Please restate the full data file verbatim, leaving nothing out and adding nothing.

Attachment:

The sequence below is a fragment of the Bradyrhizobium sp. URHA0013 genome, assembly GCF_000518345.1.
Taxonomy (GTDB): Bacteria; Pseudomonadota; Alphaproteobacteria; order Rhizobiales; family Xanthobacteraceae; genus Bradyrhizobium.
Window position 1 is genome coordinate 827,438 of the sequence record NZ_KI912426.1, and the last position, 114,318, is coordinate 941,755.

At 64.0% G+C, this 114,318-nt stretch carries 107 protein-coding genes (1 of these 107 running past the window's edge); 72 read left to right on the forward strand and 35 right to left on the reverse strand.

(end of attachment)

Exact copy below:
The sequence below is a fragment of the Bradyrhizobium sp. URHA0013 genome, assembly GCF_000518345.1.
Taxonomy (GTDB): Bacteria; Pseudomonadota; Alphaproteobacteria; order Rhizobiales; family Xanthobacteraceae; genus Bradyrhizobium.
Window position 1 is genome coordinate 827,438 of the sequence record NZ_KI912426.1, and the last position, 114,318, is coordinate 941,755.

At 64.0% G+C, this 114,318-nt stretch carries 107 protein-coding genes (1 of these 107 running past the window's edge); 72 read left to right on the forward strand and 35 right to left on the reverse strand.